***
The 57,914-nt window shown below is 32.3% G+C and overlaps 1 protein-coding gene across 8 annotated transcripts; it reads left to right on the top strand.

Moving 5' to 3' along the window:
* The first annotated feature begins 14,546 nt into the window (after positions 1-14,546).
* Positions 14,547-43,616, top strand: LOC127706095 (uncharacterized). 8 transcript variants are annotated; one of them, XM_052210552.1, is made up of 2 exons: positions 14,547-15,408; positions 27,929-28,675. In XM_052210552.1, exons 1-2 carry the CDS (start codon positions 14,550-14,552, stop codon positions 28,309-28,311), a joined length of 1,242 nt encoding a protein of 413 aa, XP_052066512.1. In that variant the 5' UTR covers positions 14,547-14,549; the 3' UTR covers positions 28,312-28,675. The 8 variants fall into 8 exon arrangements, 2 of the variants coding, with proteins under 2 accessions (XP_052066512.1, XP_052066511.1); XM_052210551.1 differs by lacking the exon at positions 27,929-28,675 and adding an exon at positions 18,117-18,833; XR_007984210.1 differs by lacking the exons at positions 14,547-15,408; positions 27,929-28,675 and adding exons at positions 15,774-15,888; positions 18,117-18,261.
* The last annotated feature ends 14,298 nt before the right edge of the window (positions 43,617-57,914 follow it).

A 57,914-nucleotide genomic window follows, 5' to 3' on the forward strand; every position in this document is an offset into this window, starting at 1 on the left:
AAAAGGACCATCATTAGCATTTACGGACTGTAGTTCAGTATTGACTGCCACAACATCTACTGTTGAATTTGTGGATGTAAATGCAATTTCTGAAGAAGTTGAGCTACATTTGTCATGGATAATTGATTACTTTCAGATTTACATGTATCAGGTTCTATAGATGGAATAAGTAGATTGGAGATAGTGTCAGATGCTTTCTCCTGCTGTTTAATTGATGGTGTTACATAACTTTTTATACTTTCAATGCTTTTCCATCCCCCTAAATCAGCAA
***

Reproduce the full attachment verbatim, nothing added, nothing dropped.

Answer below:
The 57,914-nt window shown below is 32.3% G+C and overlaps 1 protein-coding gene across 8 annotated transcripts; it reads left to right on the top strand.

Moving 5' to 3' along the window:
* The first annotated feature begins 14,546 nt into the window (after positions 1-14,546).
* Positions 14,547-43,616, top strand: LOC127706095 (uncharacterized). 8 transcript variants are annotated; one of them, XM_052210552.1, is made up of 2 exons: positions 14,547-15,408; positions 27,929-28,675. In XM_052210552.1, exons 1-2 carry the CDS (start codon positions 14,550-14,552, stop codon positions 28,309-28,311), a joined length of 1,242 nt encoding a protein of 413 aa, XP_052066512.1. In that variant the 5' UTR covers positions 14,547-14,549; the 3' UTR covers positions 28,312-28,675. The 8 variants fall into 8 exon arrangements, 2 of the variants coding, with proteins under 2 accessions (XP_052066512.1, XP_052066511.1); XM_052210551.1 differs by lacking the exon at positions 27,929-28,675 and adding an exon at positions 18,117-18,833; XR_007984210.1 differs by lacking the exons at positions 14,547-15,408; positions 27,929-28,675 and adding exons at positions 15,774-15,888; positions 18,117-18,261.
* The last annotated feature ends 14,298 nt before the right edge of the window (positions 43,617-57,914 follow it).

A 57,914-nucleotide genomic window follows, 5' to 3' on the forward strand; every position in this document is an offset into this window, starting at 1 on the left:
AAAAGGACCATCATTAGCATTTACGGACTGTAGTTCAGTATTGACTGCCACAACATCTACTGTTGAATTTGTGGATGTAAATGCAATTTCTGAAGAAGTTGAGCTACATTTGTCATGGATAATTGATTACTTTCAGATTTACATGTATCAGGTTCTATAGATGGAATAAGTAGATTGGAGATAGTGTCAGATGCTTTCTCCTGCTGTTTAATTGATGGTGTTACATAACTTTTTATACTTTCAATGCTTTTCCATCCCCCTAAATCAGCAA